Coastal Peoples Fine Art Gallery
New Arrivals
Home
Exhibitions
About Us
Contact Us
Art Match
How to Purchase
Under $1500
$1501 - $5000
$5001 + upwards
Gift Certificates
Argillite
Basketry
Books
Glasswork
Graphics
Jewelry
Masks
Pottery
Sculpture
Textiles
Totem Poles
Inuit
Maori Jewelry & Sculpture
Maps
Artist Biographies
Crest Figures
Corporate Services
Paddle Shapes
Worldwide Shipping
Careers + Opportunities
Language Translation
Gallery Location:

Gastown
312 Water Street
Vancouver BC
Canada V6B 1B6

P: 604.684.9222
E: art@coastalpeoples.com
 
Hours
NEW ADDRESS AS OF APRIL 1ST, 2017
332 Water Street, Unit 200
Vancouver, BC V6B 1B6

Open Daily 10:00am - 6:00pm
Extended Hours 10:00am - 7:00pm (April 15 - October 15)
After hours: Open by appointment only

Closed: Christmas Day; Boxing Day; New Year's Day

Near Skytrain station - Waterfront

Gallery policy:
Exchanges or store credit only
RapidSSL Site Seal
Sign In  |  New Account  |  Subscribe  |  Contact Us  |  1-888-686-9298  |  View Shopping Cart  |  Checkout
  Advanced Search
Miya (Salmon) Brooch
Click the image to enlarge

Miya (Salmon) Brooch

Lyle Wilson
Haisla Nation
 
View more work by this artist
Inquire about this piece

18K Yellow Gold, Abalone Shell, Cast, Engraved, Textured

Edition 6/15 

2013

"All the Pacific Northwest Coast (PNC) people valued the salmon because it was the most important food source that sustained them. The salmon was celebrated in the olden days in ceremony, song and art and was so respected that a “First-Salmon Ceremony” was a coast-wide practice. The Haisla people considered them so important that we are one of the few PNC groups that have a Fish Clan.

There are 5 salmon species: spring, sockeye, chum, pink, coho and steelhead. In the old days, it was believed that all salmon were actually people that lived in separate under-sea villages.  When it was time to spawn, one by one they put on salmon skins and swam towards their home river. As they passed the next salmon-village, a chief would call out to that village’s chief to remind him to get ready for their turn to leave their under-sea village."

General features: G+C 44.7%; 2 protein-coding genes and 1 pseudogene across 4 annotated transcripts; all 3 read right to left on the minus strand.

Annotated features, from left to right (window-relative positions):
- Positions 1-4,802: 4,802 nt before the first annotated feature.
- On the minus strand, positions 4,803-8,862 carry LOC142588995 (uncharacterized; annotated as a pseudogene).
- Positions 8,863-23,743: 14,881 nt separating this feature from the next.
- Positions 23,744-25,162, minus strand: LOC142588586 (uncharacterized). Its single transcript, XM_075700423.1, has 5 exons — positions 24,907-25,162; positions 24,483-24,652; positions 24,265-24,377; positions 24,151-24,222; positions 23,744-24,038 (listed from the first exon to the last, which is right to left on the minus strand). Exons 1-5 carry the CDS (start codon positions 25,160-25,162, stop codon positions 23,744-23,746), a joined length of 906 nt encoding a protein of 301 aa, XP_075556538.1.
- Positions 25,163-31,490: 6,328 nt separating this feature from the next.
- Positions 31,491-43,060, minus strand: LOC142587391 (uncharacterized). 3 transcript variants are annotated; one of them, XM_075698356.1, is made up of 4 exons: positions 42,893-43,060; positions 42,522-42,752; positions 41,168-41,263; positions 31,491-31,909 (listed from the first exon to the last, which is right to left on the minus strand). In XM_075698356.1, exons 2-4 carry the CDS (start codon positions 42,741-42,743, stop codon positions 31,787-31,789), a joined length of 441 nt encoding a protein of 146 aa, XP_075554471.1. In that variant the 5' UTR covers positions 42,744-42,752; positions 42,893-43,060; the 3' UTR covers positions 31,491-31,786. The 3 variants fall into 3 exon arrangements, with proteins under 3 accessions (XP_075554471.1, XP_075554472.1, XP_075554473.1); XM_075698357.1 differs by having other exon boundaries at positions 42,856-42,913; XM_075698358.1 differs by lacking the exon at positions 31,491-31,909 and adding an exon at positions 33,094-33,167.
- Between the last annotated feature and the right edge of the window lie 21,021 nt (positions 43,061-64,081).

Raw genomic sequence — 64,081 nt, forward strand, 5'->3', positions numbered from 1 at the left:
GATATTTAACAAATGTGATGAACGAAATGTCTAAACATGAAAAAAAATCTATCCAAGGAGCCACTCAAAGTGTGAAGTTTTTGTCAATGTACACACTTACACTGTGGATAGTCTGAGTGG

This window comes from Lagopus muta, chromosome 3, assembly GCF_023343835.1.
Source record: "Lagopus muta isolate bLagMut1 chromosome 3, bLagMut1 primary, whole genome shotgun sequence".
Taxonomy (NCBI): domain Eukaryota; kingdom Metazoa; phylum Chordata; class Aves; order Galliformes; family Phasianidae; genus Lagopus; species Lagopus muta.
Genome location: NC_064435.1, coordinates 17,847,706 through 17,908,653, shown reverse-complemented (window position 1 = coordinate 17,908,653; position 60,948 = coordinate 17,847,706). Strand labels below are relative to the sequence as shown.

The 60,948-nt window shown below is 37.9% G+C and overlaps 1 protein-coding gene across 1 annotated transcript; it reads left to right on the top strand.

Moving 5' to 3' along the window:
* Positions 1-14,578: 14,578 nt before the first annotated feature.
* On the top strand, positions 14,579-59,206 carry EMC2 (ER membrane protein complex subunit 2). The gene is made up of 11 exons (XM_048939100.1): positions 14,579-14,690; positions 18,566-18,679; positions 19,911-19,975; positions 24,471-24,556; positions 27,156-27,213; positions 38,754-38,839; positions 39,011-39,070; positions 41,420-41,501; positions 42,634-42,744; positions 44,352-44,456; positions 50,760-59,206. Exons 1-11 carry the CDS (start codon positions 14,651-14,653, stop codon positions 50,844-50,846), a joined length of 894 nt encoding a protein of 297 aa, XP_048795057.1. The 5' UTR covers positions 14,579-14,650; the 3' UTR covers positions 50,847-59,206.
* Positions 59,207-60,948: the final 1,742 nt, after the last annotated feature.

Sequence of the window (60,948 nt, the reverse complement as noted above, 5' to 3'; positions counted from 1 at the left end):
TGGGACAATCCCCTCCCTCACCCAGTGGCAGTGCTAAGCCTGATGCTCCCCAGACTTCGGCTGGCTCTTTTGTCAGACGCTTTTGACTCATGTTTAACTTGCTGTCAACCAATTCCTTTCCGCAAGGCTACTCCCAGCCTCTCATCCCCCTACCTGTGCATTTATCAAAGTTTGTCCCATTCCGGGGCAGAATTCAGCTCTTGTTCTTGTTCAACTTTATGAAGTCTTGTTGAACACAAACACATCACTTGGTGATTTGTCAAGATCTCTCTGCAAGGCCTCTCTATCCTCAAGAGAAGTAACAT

-Lyle Wilson, 2016

 

1 x 2.75"
CAD $4,500.00
Add to shopping cartReserve for Purchase
No. 10214
CP-Gastown-LW16
All measurements height x width x depth

Lyle Wilson, Haisla Nation
 

Lyle Wilson is a Haisla artist from Kitamaat Village, which is near the town site of Kitimat, British Columbia, Canada. The Haisla Nation is often referred to as Northern Kwakwaka’wakw; however, their historic artistic style has influences from various sources – notably Kwakwaka’wakw and Tsimshian, as well as developing distinctive qualities of their own. The name Kitamaat means, “People of the Snow” and refers to the large amount of snow received by this region. Tsimshian people visiting the Haisla people in mid-winter arrived to see people emerging from big houses completely buried by the snow so the name Kitamaat seemed an appropriate description.

The Haisla Clan system is matrilineal and although he was born into the Beaver Clan, Lyle was formally adopted into his father’s Eagle Clan. Due to the high death rates at this time, his Eagle grandmother formally adopted both Lyle and his sister to help ensure the continuation of the Eagle Clan. This was a small but important event, which helped shape Lyle’s view of Haisla culture.

Lyle was always conscious and appreciative of Haisla art, which was present in his formative years. In this regard, his first artistic influence was his uncle, Sam Robinson, who is a full-time carver. Fascinated, Lyle watched him and occasionally whittled to the best of this abilities. He did not pursue art as a possible profession until he attended the University of British Columbia. At this time, he committed to a career in art education, but found time spent in the studio more compelling – eventually leaving to pursue his own artistic interests at the Emily Carr College of Art and Design. He graduated with a diploma in printmaking and began to develop his individual style. This artistic style has its roots in graphics, but also envelopes his three-dimensional works in wood and jewelry.

Today, a renowned artist, Lyle works closely with University of British Columbia’s Museum of Anthropology where he has further pursued his interest in replicating historic Haisla art for future generations to understand and visualize. Lyle has been involved with many important private and public commissions that have aided in the awareness of Haisla art.

Additionally, he has been involved in a number of group and solo exhibitions since 1981 both locally and abroad. Some of his public commissions can be viewed at the Museum of Anthropology, BC Sports Hall of Fame, Canadian Consulate in Osaka, Japan, Canadian Institute for the Blind, EXPO 1992 and at the UBC First Nations House of Learning.